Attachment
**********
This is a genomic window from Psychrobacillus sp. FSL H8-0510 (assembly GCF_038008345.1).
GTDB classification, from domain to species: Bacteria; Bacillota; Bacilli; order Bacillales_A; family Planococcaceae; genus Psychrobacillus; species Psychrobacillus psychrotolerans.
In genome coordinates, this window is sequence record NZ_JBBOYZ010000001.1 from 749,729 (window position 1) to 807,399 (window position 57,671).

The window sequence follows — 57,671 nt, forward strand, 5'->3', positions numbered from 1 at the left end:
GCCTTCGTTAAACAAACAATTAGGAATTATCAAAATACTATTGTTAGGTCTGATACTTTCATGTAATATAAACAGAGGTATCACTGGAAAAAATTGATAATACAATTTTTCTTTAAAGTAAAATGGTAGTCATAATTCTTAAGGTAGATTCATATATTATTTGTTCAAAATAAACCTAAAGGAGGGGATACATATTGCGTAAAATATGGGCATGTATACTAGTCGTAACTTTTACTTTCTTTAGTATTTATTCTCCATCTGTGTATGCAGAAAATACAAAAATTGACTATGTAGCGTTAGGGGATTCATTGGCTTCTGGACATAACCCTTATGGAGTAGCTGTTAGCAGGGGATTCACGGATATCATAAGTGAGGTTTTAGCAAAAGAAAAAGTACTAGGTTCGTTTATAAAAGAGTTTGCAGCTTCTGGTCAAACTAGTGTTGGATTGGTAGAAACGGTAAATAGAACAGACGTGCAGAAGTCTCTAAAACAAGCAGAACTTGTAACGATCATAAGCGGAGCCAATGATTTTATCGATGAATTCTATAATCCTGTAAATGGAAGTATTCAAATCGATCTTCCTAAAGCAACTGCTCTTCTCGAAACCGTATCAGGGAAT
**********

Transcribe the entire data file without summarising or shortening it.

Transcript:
This is a genomic window from Psychrobacillus sp. FSL H8-0510 (assembly GCF_038008345.1).
GTDB classification, from domain to species: Bacteria; Bacillota; Bacilli; order Bacillales_A; family Planococcaceae; genus Psychrobacillus; species Psychrobacillus psychrotolerans.
In genome coordinates, this window is sequence record NZ_JBBOYZ010000001.1 from 749,729 (window position 1) to 807,399 (window position 57,671).

The window sequence follows — 57,671 nt, forward strand, 5'->3', positions numbered from 1 at the left end:
GCCTTCGTTAAACAAACAATTAGGAATTATCAAAATACTATTGTTAGGTCTGATACTTTCATGTAATATAAACAGAGGTATCACTGGAAAAAATTGATAATACAATTTTTCTTTAAAGTAAAATGGTAGTCATAATTCTTAAGGTAGATTCATATATTATTTGTTCAAAATAAACCTAAAGGAGGGGATACATATTGCGTAAAATATGGGCATGTATACTAGTCGTAACTTTTACTTTCTTTAGTATTTATTCTCCATCTGTGTATGCAGAAAATACAAAAATTGACTATGTAGCGTTAGGGGATTCATTGGCTTCTGGACATAACCCTTATGGAGTAGCTGTTAGCAGGGGATTCACGGATATCATAAGTGAGGTTTTAGCAAAAGAAAAAGTACTAGGTTCGTTTATAAAAGAGTTTGCAGCTTCTGGTCAAACTAGTGTTGGATTGGTAGAAACGGTAAATAGAACAGACGTGCAGAAGTCTCTAAAACAAGCAGAACTTGTAACGATCATAAGCGGAGCCAATGATTTTATCGATGAATTCTATAATCCTGTAAATGGAAGTATTCAAATCGATCTTCCTAAAGCAACTGCTCTTCTCGAAACCGTATCAGGGAAT